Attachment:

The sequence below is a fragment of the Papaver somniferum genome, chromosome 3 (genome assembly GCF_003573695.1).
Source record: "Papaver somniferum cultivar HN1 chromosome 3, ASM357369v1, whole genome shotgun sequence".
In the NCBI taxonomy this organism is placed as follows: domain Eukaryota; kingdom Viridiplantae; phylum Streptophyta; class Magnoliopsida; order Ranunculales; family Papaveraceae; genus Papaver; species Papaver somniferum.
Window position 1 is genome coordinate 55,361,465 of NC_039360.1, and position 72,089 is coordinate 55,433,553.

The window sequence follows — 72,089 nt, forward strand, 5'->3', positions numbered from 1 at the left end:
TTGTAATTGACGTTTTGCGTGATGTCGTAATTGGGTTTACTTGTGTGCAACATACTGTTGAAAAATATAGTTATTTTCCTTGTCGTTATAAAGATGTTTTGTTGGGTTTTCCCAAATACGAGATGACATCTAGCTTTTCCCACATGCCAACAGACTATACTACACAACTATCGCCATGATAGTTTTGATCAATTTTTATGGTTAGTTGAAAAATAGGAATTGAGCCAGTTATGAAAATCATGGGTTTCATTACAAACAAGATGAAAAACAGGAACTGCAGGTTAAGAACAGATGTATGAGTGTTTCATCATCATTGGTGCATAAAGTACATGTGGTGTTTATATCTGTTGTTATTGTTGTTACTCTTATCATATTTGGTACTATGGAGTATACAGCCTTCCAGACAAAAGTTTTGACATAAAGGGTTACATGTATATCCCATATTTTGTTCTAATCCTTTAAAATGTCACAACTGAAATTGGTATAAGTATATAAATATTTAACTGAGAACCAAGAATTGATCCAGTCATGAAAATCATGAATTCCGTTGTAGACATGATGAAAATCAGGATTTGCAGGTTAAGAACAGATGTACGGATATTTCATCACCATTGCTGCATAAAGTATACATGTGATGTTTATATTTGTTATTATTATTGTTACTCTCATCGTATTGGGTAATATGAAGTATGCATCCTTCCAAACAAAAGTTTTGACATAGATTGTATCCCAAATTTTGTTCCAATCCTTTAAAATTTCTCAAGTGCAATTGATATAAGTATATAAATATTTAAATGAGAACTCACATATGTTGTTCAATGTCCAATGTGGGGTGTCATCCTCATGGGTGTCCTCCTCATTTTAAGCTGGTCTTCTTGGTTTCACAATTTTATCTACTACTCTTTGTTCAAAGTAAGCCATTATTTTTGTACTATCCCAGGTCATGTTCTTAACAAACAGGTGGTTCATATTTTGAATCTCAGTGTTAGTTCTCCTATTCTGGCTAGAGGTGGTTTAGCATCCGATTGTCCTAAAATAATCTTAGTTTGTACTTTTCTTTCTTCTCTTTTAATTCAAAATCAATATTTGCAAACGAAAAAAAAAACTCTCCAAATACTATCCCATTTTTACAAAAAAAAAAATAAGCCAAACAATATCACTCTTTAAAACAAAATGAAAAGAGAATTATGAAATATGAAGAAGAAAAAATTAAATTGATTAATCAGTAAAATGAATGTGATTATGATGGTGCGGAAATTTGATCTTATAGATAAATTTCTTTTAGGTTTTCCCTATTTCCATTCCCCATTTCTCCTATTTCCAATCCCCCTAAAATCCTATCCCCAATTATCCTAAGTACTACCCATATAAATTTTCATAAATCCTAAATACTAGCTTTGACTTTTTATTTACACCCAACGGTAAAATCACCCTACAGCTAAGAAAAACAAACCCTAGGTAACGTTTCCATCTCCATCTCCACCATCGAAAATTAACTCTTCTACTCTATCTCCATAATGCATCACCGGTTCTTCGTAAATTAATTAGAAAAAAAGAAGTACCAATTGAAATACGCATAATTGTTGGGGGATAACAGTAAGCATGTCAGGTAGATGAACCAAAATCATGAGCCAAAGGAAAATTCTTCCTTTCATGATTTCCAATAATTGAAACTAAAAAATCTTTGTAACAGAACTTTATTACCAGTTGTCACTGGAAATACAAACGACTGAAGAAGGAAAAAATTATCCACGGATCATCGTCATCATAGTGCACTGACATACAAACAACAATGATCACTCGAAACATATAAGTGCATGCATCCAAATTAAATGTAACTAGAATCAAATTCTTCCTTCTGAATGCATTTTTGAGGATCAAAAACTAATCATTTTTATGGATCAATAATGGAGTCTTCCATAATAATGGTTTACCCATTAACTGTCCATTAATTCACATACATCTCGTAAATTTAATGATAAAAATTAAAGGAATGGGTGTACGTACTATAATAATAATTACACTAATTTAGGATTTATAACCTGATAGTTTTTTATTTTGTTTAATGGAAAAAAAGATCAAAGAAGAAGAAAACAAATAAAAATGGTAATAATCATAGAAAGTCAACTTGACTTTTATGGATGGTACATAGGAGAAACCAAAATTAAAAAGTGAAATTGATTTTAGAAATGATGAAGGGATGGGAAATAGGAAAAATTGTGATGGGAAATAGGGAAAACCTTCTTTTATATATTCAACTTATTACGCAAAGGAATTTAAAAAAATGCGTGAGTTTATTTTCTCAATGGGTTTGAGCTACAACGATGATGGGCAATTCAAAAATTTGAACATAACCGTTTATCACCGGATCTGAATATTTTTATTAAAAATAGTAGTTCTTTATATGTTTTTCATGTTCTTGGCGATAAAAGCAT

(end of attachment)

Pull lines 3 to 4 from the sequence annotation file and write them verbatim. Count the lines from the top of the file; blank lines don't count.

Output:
In the NCBI taxonomy this organism is placed as follows: domain Eukaryota; kingdom Viridiplantae; phylum Streptophyta; class Magnoliopsida; order Ranunculales; family Papaveraceae; genus Papaver; species Papaver somniferum.
Window position 1 is genome coordinate 55,361,465 of NC_039360.1, and position 72,089 is coordinate 55,433,553.